It is widely accepted that a software developer called Satoshi Nakamoto invented the “crypto-currency”, which gained public infamy as the means of paying for illegal goods and services on sites such as the Silk Road drug market, and other corners of the so-called “deep web”.
But this “Satoshi” was, most assumed, a pseudonym. Now, however, a Newsweek cover story has found otherwise, outing the bitcoin inventor as Dorian Satoshi Nakamoto, a 64-year-old from Temple City, California.
Leah McGrath Goodman spoke to him, albeit briefly, outside his home:
Tacitly acknowledging his role in the Bitcoin project, he looks down, staring at the pavement and categorically refuses to answer questions. ‘I am no longer involved in that and I cannot discuss it,’ he says, dismissing all further queries with a swat of his left hand. ‘It’s been turned over to other people. They are in charge of it now. I no longer have any connection.’
Or – cue mysterious music – have they?
Shortly after publication, Associated Press published an interview with Nakamato, who insisted he knew nothing about bitcoin, that his English wasn’t that flash, and he was simply intending to say he was “no longer in engineering”.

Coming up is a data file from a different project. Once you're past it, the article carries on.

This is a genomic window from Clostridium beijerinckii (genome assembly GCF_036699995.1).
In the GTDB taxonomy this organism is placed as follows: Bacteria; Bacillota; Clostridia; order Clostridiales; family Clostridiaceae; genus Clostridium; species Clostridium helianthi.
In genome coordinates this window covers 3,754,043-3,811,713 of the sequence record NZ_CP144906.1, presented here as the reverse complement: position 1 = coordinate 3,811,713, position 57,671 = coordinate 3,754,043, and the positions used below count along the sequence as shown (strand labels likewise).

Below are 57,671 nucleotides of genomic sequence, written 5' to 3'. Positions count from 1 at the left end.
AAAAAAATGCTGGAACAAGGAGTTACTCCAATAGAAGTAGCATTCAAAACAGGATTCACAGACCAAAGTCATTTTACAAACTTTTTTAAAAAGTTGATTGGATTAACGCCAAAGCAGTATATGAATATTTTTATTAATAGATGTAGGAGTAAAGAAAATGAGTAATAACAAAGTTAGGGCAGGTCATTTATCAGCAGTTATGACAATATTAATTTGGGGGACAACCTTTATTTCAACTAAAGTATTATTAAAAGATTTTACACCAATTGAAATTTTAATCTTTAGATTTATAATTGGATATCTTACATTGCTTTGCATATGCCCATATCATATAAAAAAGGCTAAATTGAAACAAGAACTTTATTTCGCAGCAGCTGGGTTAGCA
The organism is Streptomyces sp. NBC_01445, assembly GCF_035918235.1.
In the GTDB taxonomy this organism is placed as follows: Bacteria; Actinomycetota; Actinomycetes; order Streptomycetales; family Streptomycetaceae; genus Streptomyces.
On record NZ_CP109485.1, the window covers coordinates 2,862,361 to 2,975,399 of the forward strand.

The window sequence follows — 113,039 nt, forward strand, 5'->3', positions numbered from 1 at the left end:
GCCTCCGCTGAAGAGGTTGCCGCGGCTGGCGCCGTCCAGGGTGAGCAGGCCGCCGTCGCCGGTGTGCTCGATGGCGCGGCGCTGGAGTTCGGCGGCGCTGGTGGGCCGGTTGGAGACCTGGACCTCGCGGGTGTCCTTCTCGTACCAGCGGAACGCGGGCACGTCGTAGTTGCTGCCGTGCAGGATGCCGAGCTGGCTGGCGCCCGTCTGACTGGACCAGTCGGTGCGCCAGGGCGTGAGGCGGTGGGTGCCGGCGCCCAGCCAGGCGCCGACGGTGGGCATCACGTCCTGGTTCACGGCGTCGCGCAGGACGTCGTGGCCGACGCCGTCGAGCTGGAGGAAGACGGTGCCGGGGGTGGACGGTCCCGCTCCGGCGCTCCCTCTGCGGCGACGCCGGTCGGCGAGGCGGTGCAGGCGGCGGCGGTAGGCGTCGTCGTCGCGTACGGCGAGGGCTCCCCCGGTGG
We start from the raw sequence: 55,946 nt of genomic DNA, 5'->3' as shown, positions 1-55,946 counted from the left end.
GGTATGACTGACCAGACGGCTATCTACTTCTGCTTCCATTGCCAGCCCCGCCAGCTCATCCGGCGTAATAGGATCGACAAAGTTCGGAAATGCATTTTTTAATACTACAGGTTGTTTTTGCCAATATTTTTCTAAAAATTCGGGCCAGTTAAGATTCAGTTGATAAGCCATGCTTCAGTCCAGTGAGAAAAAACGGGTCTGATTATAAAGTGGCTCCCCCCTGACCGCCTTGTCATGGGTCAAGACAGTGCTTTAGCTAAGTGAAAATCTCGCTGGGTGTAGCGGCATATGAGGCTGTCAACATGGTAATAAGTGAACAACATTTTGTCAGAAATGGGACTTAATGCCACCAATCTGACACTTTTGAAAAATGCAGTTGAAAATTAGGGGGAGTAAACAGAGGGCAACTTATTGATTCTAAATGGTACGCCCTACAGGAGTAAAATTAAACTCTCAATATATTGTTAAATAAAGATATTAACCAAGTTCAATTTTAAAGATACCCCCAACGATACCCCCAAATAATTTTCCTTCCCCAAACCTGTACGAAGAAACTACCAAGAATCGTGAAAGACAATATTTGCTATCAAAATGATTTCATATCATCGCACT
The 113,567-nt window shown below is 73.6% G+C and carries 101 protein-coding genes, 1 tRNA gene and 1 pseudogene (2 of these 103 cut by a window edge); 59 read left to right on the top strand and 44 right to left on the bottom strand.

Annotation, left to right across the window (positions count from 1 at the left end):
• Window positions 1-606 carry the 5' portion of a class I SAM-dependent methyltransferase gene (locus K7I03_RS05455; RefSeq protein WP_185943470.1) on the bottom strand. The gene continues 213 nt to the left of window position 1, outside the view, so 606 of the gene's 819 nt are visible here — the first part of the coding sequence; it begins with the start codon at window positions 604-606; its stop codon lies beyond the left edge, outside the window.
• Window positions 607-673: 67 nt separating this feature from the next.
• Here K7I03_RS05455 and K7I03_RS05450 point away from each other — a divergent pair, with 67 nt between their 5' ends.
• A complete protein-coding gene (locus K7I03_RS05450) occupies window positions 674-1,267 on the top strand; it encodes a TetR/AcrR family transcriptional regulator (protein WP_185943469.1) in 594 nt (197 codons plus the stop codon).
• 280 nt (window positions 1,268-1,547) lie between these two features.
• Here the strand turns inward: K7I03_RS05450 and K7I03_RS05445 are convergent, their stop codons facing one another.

A phalanx of other commentators expressed misgivings, including surprise at the sight of a man purported to be worth about a billion US dollars living in a modest suburban house with his mother.
Newsweek’s editor-in-chief, Jim Impoco, defended their “gutsy move”, telling the website Mashable, “Go large or go home … This is Newsweek. We are raising the dead here.”
Raising the dead is right in more ways than one: Newsweek ceased print publication at the end of 2012. The Bitcoin exposé led the first issue of the relaunched Newsweek magazine, disinterred by new owners.
As for the truth, Reuters blogger Felix Salmon puts it like this: “Either Nakamoto is lying through his teeth, or Newsweek has made what is probably the biggest and most embarrassing blunder in its 81-year history.”